My main goal* was to build an investment and cash portfolio of $1,120,000* ($1,000,000 to retire on and $120,000 to pay off the house) in 1500 days**, starting from 1/1/2013 and ending in February of 2017. I made my goal in 2016, my 1500 Days are over, and I’ve left my job. In the interest of openness, I’ll continue to share my numbers.
Today I give you a quick and dirty post. Its purpose is to share numbers for December. Usually I tell you what’s going on over here in Longmont or regale you with an investing lesson. Not today. All I have for you is a nice picture of a metal dinosaur next to a cactus:
I’ll have much more to say next week when I publish a review of 2020. Here’s a sneak preview:
I kid, I kid! 2020 wasn’t the best year, but there was still much to be thankful for.
Yippee, another month of growth. Our net worth started the month at $3,363,173 and ended at $3,519,746 for a gain of $156,573
I’m beginning to sound like a broken record, but once again, the main driver of the appreciation was Tesla:
No stock goes bonkers forever, but it’s been a fun ride. Not as fun as riding in an actual Tesla, but I’ll get there someday.
2020 (as of 12/31/2020)
- Days elapsed: All 365 miserable-ass days! Good-riddance 2020!
- Investment portfolio gains: $1,345,246 (Our gains are outsized because we took equity out of our home in order to increase our investable assets. The next number, net worth, which includes home equity, is more accurate.).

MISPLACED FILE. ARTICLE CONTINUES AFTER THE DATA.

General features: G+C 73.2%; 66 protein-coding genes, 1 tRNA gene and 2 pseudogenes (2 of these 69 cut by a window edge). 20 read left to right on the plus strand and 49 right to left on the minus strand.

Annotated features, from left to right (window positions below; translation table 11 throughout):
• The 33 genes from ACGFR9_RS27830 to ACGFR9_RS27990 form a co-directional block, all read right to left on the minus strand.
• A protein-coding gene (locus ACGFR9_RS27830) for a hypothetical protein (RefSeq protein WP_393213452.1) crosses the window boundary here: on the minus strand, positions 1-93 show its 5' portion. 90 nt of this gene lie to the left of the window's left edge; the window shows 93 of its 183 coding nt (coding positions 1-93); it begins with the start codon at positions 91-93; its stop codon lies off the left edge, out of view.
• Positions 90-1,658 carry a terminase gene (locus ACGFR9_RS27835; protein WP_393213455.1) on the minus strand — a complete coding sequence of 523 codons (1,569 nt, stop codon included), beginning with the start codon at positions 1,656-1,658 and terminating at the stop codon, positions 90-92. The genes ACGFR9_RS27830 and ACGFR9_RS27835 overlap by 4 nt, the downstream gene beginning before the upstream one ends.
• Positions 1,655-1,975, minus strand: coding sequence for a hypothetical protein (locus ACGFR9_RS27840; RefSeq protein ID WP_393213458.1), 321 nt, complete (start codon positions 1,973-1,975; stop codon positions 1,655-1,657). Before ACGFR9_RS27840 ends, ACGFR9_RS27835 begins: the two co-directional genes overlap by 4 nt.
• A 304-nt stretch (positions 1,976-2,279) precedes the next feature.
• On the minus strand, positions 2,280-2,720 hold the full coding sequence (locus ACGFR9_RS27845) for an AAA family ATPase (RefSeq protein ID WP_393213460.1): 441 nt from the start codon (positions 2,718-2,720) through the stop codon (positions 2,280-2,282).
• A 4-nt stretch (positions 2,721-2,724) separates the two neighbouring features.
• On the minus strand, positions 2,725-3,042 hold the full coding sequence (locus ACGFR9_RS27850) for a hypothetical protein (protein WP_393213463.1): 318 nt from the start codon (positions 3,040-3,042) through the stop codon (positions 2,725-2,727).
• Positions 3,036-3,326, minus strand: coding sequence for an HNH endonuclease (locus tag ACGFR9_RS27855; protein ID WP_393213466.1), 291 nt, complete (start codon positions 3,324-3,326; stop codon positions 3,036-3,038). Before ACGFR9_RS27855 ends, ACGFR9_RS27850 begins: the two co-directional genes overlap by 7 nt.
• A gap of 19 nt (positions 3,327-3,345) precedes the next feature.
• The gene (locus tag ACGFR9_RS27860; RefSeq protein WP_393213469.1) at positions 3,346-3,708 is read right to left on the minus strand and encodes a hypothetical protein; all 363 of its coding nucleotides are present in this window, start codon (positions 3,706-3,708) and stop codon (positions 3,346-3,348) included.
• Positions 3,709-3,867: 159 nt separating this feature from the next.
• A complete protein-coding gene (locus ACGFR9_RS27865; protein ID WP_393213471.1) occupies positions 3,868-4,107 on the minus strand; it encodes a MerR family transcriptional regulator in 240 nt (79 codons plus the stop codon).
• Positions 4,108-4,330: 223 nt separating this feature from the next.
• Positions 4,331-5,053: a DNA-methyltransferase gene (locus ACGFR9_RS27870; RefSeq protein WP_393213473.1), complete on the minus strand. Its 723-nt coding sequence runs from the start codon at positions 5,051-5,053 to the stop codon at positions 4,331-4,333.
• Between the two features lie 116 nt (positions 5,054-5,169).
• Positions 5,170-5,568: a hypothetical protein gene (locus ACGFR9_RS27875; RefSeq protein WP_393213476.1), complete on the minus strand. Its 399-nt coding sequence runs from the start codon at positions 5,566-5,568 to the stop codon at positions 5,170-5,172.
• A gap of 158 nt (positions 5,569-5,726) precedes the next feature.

- Net worth gains: $1,119,706
Since the Start (1/1/2013)
- Days elapsed: 2921
- Investment portfolio gains: $2,793,703
I have a lot more to say about 2020. but I’ll save that for next week. In the meantime, happy new year! I hope 2021 is your best ever!
*My goal wasn’t to have $1,120,000 at the end of 1500 days, but at any time before the day count was up. Why? It all goes back to the 4% Rule. Remember that our little friend, Mr. 4%, is nothing more than the most conservative safe withdrawal rate. Since my investment portfolio now sits at $1,550,000, I can spend about $62,000 in my first year of retirement.
**My original goal was $1,000,000 and no debt, I later raised the goal by $120,000 to $1,120,000 because I will have debt in the form of a mortgage and I firmly believe in not paying it off (LOOK at the MONEY I’m MAKING!). My compromise was to have enough money put away to cover the mortgage at the time of retirement.
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****My 401(k) contributions include my own, Mrs. 1500’s, and the contributions from my corporation. Self-employment with a solo 401(k) is a very powerful savings tool. I should have done this years ago.
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